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One out of every five U.S. residents functions at a "below basic" level of literacy, struggling with tasks such as rea... More
Summary: Rabbit loved his simple, quiet life. One stormy night, Froggie stopped by to get out of the rain. He sat while Rabbit read him a story. The storm ended, Froggie went home. But he returned each night to visit ... just as Rabbit was getting ready to read. And each night, Froggie wanted more creature comforts as he listened to the stories. Finally, when Froggie brought his family, Rabbit said "no more." He asked Froggie to leave ... and the house was quiet again, just the way he liked it. Or was it? This is a story about change, friendship, and setting limits.
Type of Reading: bedtime story, anytime reading, family reading, playtime reading, read aloud book
Recommended Age: read together: 3 to 8; read yourself: 7 to 9
Interest Level: 4 to 8
Reading Level: 2.6
Age of Child: Read with and by a 7-year-old girl.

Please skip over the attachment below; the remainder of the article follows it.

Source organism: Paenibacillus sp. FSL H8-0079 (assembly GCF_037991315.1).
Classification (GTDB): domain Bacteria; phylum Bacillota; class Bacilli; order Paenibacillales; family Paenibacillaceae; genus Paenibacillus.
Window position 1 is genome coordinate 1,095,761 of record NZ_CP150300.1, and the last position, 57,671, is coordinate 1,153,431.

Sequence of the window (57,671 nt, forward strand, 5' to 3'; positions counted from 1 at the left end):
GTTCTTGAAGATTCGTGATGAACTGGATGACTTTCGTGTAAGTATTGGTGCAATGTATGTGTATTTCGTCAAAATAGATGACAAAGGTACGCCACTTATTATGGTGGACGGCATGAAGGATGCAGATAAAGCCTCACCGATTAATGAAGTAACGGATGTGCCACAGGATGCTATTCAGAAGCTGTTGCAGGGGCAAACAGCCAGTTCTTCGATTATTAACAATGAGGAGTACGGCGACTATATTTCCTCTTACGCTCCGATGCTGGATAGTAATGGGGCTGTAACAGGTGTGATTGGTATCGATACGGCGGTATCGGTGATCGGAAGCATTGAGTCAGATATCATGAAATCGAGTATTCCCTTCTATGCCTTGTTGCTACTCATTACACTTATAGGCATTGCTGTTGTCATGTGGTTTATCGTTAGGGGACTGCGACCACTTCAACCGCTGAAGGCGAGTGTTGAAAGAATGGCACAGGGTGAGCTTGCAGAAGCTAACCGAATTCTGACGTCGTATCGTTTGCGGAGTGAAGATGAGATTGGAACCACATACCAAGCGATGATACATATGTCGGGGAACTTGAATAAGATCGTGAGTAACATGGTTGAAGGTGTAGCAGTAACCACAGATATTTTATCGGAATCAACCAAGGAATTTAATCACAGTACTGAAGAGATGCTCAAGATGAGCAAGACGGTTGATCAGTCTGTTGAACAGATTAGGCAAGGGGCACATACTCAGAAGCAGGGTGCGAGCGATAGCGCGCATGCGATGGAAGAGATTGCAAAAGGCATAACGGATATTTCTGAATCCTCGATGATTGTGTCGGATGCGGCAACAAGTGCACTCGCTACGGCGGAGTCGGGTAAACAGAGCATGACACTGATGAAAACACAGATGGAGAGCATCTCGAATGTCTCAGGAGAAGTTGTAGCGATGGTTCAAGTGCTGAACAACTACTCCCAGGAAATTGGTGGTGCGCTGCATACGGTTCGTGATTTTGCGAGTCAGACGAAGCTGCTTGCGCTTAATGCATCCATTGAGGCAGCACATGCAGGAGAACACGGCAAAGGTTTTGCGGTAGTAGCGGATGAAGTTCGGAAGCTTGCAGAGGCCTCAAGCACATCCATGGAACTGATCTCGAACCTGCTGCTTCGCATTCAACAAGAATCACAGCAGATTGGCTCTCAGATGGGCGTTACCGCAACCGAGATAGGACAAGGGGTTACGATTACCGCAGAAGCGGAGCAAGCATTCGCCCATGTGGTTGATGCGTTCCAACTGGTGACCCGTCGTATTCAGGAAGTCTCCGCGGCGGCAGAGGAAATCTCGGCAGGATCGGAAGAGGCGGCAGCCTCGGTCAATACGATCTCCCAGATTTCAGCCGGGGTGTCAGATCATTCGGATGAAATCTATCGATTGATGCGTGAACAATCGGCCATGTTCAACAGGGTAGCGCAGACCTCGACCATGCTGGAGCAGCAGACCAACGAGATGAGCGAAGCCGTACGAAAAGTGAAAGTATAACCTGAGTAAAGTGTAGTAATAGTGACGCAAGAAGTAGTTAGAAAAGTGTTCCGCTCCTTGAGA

Young Reader Reaction: Our daughter picked this book out at the library. She thumbed through the pages on the way home, and it was the first story at bedtime that night ... and many nights since. She can relate to the messiness and the coziness and all of the frog "wants" in the story.
Adult Reader Reaction: This is a clever, cute story. How can you not love a book that celebrates reading? Had she found it as a preschooler, we would would probably have been reading it for years. It is nice, though to have books where we can take turns reading. The illustrations are clever. Most of the emphasis is on Rabbit and Froggie, but there are other interesting things to explore. There are excellent lessons about not being afraid to say no, as well as rethinking our habits (as in: our way isn't always the right way).
Pros: Humor, a cute blue bunny, and a happy ending combine in this story that helps kids see that it is okay to say "no" and also to change their mind.
Borrow or Buy: Buy! This is a book you'll read and explore a lot. The layers offer you opportunities to talk about new things as your audience matures.
Educational Themes: There are lots of layers to this story. Rabbit is the most "developed" character, and you can talk about manners, expressing your feelings (without anger), standing up for yourself, accepting change, and friendship. Kids can also learn from Froggie, who at first seems pushy, but also has feelings.